Fuzzy greenish brown skin and refreshing green fruit are what most of us know as kiwifruit, or simply kiwi. What you probably didn’t know is that there are actually many different types of kiwifruit, and that some of them can withstand temperatures as low as -40°F!
The word kiwi can refer to the smallest cousin of emus and ostriches (Apterygidae Apteryx), the people of New Zealand, or a delicious fruit that you might want to add to your garden or foodscape. Kiwifruit are native to China. Commercial cultivation didn’t start until the early 1900’s.
Your first decision, when growing kiwifruit, is to decide which species is best suited to your microclimate and taste. Collectively, kiwifruit are the berries of approximately 60 different woody vines in the Actinidia genus. The cultivars you see most often in the grocery are the ‘Blake’, ‘Hayward’, and ‘Saanichton’ kiwifruits. Some kiwi cultivars don’t taste good at all, but you probably won’t find them for sale at your local garden center. Nearly all of the fuzzy varieties of kiwifruit (A. deliciosa) are enjoyable to eat. Other varieties can also be quite tasty:
In addition to the familiar egg-shaped kiwifruit, you can also plant fast-growing kiwi berries, a smaller, smooth-skinned version with a similar flavor. Also known as baby kiwi, cocktail kiwi, grape kiwi, and dessert kiwi, three cultivars are available:
Kiwifruit vines need a certain number of chill hours to produce fruit, depending on the variety. Be sure to calculate your local chill hours and select a cultivar that will produce fruit for you.
How kiwi grows
Pollination of kiwifruit is tricky. Apparently, bees are not impressed by kiwi flowers (I think they’re lovely). Commercial kiwifruit growers often have to inundate their kiwi orchards with honey bee hives, in a practice called saturation pollination, to increase the likelihood of pollination. As a home grower, you can always hand pollinate. Also, very few kiwifruit cultivars are self-pollinating. Most kiwifruit vines are either male or female (dioecious). If you want fruit from a cultivar that is not self-pollinating, you will need at least two vines, but one male plant for every 3 to 8 female plants is ideal. Even self-pollinating vines will produce more fruit if there is a male plant nearby.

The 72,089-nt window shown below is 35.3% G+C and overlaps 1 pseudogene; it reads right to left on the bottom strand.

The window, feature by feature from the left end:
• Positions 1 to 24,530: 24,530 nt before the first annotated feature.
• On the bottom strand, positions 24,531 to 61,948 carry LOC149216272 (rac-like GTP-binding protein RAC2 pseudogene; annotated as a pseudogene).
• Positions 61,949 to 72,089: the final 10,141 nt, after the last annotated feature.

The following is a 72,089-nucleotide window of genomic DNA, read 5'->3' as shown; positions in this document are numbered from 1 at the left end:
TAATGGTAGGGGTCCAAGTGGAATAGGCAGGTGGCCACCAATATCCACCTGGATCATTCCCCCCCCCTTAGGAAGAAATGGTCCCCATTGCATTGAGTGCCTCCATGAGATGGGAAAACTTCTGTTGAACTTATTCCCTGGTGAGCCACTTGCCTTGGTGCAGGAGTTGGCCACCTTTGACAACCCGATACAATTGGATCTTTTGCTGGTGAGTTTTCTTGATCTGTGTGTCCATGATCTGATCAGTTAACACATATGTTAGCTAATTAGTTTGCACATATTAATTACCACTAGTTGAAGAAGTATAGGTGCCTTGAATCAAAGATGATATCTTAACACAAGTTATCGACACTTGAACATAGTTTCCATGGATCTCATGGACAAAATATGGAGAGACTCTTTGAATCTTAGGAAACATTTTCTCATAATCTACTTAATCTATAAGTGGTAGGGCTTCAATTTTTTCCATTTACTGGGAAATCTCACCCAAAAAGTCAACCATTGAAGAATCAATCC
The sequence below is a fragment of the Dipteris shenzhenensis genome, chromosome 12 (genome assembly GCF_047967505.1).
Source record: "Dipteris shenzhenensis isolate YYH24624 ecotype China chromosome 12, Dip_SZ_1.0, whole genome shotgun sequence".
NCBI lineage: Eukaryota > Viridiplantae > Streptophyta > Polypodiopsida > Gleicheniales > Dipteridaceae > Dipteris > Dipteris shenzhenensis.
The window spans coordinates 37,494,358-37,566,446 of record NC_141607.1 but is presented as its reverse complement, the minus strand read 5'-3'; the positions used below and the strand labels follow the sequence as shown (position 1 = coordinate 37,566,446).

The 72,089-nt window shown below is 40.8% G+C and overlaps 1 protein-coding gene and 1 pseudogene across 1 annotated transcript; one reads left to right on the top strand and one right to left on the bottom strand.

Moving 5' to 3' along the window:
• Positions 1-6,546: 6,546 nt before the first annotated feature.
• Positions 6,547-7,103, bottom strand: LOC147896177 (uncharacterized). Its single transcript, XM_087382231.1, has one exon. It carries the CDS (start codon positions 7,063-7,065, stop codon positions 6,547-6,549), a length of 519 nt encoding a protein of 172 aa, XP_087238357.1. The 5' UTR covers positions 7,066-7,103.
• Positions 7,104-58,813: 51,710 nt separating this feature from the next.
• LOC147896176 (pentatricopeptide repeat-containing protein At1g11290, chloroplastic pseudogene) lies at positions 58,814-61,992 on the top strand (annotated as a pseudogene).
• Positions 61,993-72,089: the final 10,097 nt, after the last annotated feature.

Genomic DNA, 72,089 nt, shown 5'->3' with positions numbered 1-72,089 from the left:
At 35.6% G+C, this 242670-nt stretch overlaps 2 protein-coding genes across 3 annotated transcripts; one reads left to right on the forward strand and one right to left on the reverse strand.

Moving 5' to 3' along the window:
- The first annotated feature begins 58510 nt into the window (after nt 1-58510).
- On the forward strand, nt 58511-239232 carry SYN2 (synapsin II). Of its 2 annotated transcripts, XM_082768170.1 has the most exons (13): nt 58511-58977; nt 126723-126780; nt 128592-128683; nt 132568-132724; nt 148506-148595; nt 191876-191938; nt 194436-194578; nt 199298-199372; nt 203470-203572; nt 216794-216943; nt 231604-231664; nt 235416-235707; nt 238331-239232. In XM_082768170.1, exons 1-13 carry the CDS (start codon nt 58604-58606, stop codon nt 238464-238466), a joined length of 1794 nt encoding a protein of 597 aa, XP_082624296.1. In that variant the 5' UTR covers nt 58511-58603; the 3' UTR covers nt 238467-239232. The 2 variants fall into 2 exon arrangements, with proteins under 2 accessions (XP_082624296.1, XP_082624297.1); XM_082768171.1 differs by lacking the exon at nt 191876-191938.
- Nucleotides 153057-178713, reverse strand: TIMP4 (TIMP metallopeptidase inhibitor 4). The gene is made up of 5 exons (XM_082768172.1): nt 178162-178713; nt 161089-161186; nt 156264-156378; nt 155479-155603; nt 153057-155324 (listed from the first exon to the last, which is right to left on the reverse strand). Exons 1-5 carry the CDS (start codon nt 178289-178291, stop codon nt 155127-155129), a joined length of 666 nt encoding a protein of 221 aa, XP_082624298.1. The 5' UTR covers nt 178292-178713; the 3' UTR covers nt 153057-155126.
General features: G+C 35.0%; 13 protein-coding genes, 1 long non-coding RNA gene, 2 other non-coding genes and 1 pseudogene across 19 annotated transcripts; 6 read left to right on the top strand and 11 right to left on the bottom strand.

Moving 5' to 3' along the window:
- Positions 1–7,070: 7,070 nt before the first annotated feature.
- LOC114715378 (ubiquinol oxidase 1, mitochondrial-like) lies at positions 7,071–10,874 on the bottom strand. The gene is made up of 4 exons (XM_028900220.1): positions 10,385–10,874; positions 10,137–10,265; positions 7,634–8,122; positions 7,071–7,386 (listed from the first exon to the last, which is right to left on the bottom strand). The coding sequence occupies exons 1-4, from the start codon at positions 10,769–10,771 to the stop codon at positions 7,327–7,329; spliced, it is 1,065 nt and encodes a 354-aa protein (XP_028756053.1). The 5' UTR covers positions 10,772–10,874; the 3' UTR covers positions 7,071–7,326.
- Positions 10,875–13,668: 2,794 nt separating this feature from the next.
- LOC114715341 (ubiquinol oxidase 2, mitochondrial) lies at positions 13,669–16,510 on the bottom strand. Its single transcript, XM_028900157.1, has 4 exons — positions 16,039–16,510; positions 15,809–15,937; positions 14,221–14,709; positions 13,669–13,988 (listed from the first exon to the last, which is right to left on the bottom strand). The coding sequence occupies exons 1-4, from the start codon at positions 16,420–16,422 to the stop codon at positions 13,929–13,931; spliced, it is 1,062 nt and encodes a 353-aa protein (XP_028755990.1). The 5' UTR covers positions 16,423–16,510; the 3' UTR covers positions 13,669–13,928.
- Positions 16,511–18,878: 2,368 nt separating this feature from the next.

Like many bare root fruit trees, kiwifruit plants are generally sold as fruit producers grafted to sturdy rootstock that have been produced asexually, with cuttings. This gives you the best of both cultivars and an assurance of fruit that will be similar to the parent plant.
How to grow kiwi
Being vines, kiwifruit grow best on a sturdy trellis or pergola. This gets the vines and fruit off the ground, provides excellent sun exposure, and ensures good air circulation. Kiwifruit vines tends to be weak, so the trellising also protects the vines from breakage. Kiwifruit grows best where it is protected from heavy winds. Vines need good drainage, but the soil must be kept moist at all times. This is a good time to put that drip irrigation system to work! Kiwis should be planted 15 to 20 feet apart, with one exception: plant one male and one female in the same hole.
Caring for kiwifruit vines
Kiwifruit is borne on all the canes, but production is at its peak in the first year or two. Vines should be pruned off in their third year. One way to make this job easy it to create a three-color system of ribbons or ties. Every year, simply look for a specific color and remove those vines. When you’re done pruning, use those ribbons on the current year’s growth. Kiwi vines should be fed a high-nitrogen fertilizer, once in spring and again in early summer, to give them the nutrients they need to produce all those leaves and delicious fruit. You may need to provide frost protection in winter, depending on your location and the vine cultivar.
Kiwifruit pests and diseases
Very few insects will bother your kiwifruit vines. Armored scale, boxelder bugs, and leafrollers are all you have to watch for. Nematodes in the soil may also cause problems. Kiwifruit diseases are nearly all of the fungal variety, although a devastating bacterial disease (Pseudomonas syringae actinidiae (PSA)) has appeared in New Zealand, Italy, and Chile. Armillaria root rot, bleeding canker, botrytis fruit rot, crown gall, phytophthora root and crown rot, sooty mold, and bacterial blight are the most common diseases of kiwifruit, here in California.
Kiwi fruit vines take several years to produce fruit. But it’s worth the wait!
You can grow a surprising amount of food in your own yard. Ask me how!
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